Look for: Missing marble. The Colosseum was once clad in travertine marble, giving it a white sheen. After the fall of the Roman Empire, the marble was used for other buildings. The front steps of St. Peter's Basilica include marble from the Colosseum.
The Christians liked to appropriate what Emperor Hadrian built. This was opened in 139 as a mausoleum for Hadrian and his family, but by medieval times Hadrian had been evicted and his cylindrical tomb towering over the Tiber River turned into a convenient fortress for pope-fleeing invaders descending on Rome or urban riots welling up within the city walls. An elevated walkway was built from the papal apartment in St. Peter's to Castel Sant'Angelo, allowing pontiffs to flee to a stronghold without having to set foot on city streets. Today, it is a museum with a popular rooftop café that's the perfect setting to gaze out at Rome on a warm day.
Look for: Pons Aelius. The second-century bridge that stretches from Castel Sant'Angelo across the Tiber to the old city of Rome. Known today at Ponte Sant'Angelo, it's a much simpler space than in the distant past.
Homes and a triumphal arch once stood on the bridge, until its foundations began to crack and the extra structures were stripped away in the 17th century. Today, it is a pedestrian-only space popular with artists and newlyweds.
For more than 1,500 years, the papacy wasn't just a spiritual power but a temporal one. It was the church of a great empire. By the late Middle Ages, the popes were rulers of the Papal States, which covered thousands of miles of land in and around Rome. With an estimated 800 churches in the city, as well as dozens of convents, schools, fountains, towers and other sites, there is little that was not touched by the papacy. It all changed in 1870 when the unification of Italy secularized all of the papal holdings except for the area immediately around St. Peter's. It would take another half-century and the intervention of a dictator to end the squabble between church and state.
ARCHBASILICAOF ST. JOHN LATERAN
Well outside the tourist areas of Rome is the most overlooked historic attraction in the Eternal City. It is the seat of the bishop of Rome, aka the pope, making it the official home church of the leader of Catholicism.
Built on the site of a palace from the time of Emperor Nero, the complex that included a palace and chapels was built over the decades to house the popes, most of whom lived here until the 14th century. A basilica has stood on the site since the fourth century, though the current baroque-style facade dates to 1735. The oldest element of the complex is the largest obelisk in the world - an Egyptian treasure dating to the 15th century B.C. that was taken to Rome and stood in the Circus Maximus until 1870.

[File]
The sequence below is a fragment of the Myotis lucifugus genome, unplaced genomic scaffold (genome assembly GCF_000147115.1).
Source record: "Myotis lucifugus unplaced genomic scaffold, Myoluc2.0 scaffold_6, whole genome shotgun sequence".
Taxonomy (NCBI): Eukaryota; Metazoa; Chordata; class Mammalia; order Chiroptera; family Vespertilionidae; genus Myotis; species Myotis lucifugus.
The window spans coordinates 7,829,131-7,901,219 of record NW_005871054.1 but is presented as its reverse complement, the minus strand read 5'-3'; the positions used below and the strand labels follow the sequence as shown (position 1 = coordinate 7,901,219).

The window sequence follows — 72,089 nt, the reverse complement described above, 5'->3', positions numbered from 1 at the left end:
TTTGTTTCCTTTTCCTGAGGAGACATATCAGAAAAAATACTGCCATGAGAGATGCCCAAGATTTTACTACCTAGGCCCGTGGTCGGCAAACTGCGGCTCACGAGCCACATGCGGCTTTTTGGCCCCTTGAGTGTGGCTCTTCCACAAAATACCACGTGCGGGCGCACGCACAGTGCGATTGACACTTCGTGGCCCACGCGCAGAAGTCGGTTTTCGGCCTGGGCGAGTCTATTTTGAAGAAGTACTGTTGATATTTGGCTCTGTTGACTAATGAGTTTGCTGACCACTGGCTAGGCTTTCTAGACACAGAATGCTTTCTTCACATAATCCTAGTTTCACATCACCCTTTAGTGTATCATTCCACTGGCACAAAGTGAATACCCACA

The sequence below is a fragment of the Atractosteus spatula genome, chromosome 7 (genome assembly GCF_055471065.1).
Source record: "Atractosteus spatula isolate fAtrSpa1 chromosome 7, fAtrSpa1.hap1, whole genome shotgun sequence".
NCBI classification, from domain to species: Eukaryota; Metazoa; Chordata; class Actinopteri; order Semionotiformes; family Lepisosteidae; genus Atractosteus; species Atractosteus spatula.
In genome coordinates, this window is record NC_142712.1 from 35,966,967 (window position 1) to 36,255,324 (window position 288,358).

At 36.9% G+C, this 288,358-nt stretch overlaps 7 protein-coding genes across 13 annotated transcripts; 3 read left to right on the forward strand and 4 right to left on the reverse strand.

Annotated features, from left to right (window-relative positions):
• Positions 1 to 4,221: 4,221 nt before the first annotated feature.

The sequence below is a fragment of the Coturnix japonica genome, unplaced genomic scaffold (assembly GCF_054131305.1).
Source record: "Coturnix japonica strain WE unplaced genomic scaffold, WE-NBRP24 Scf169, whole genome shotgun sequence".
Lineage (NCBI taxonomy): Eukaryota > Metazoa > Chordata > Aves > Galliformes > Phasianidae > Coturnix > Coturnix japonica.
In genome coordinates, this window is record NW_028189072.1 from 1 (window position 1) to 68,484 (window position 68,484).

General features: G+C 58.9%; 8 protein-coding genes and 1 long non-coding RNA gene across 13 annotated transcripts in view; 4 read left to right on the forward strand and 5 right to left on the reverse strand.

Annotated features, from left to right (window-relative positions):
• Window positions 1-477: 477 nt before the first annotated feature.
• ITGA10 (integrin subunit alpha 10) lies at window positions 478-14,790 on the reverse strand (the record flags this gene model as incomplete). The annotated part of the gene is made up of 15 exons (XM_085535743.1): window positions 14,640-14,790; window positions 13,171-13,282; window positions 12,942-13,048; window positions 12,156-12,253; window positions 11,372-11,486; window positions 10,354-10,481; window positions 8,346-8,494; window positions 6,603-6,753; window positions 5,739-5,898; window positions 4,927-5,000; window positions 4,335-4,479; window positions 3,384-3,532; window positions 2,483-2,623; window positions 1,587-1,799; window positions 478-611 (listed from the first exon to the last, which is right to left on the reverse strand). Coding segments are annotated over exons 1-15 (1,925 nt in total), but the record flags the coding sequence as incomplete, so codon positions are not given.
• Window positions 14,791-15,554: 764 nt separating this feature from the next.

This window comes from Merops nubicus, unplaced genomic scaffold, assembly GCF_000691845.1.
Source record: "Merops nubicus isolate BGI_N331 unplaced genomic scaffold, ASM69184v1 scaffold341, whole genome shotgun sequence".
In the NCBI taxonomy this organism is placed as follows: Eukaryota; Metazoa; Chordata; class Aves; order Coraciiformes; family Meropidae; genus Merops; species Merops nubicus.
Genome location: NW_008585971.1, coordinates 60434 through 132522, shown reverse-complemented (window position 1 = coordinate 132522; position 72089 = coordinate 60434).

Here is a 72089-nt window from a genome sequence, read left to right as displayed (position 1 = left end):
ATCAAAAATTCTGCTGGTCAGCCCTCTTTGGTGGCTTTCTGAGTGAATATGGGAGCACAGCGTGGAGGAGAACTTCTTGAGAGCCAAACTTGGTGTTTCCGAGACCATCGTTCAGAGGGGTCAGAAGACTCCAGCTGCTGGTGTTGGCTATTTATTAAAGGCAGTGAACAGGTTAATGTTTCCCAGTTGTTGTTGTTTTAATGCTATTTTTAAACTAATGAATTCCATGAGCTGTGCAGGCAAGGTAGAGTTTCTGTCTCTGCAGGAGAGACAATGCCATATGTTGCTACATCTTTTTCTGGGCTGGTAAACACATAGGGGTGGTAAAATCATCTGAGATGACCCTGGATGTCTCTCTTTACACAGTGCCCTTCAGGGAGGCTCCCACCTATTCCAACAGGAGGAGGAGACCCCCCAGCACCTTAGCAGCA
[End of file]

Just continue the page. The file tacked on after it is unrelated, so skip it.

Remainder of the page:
The church was where popes were crowned. But with the occupation of Rome by Italian forces uniting the kingdom, popes refused to use the church - Pius XI refused to even leave the Vatican, claiming that he was a prisoner. An uneasy truce was maintained for 59 years until dictator Benito Mussolini hammered out the Lateran Treaty in 1929 between the Kingdom of Italy and the Holy See. It created the Vatican State and exempted church holdings outside of the Vatican from taxes. Though much of the statesmanship of the Fascist era was later repealed, the Lateran Treaty remains in force and is the reason the Vatican has a nonvoting seat in the United Nations.
Look for: The bronze doors. These massive, second-century doors were taken from the ancient Roman Senate building, an example of the frequent "repurposing" of classic architectural and design elements onto new buildings.
THE SACRED STEPS
Among the greatest holy relics of the church, the Sacred Steps are believed by the faithful to be the marble stairs that Jesus climbed to see Pontius Pilate on his way to crucifixion. Helena, the mother of the first Christian emperor, Constantine, visited the Holy Land from 326 to 328 and returned with several relics, including the 28 steps.
Today, the steps are housed in a chapel used by the pope just across the street from the Lateran cathedral. They are covered in wood, except for small holes left to show spots believed to be the blood of Christ. The faithful climb the steps on their knees. At the top is the Sanctum Sanctorum, the personal chapel of the popes when they resided at the nearby Lateran Palace.
Look for: A warning. A sign at the bottom reminds penitents that it is not enough to simply make the journey to the top - confession to a priest is required for the full benefits of the arduous climb to be fulfilled.
PIAZZA DEL POPOLO
Rome is roughly halfway down the peninsula of Italy. For most pilgrims and dignitaries, the city was entered from the north gate, via this imposing early 19th-century plaza, the last of a series of triumphant entryways to the city. The name has nothing to do with popes, but rather the poplar trees. Yet it was as important as any symbol of the power of the papacy.
On one side of the north gate were the villages and farms of rural Italy. On the other, a massive piazza with a 3,300-year-old Egyptian obelisk at its center, flanked by two large churches. Radiating out from the plaza were three roads, which led to the Vatican, the city center and the riverside of the Tiber. It was a place meant to startle those arriving with the power and majesty of the popes. Until 1826, it was the spot for public executions of criminals. Today, most visitors arrive in Rome via Leonardo da Vinci Airport to the south, essentially entering through the historical back door of Rome.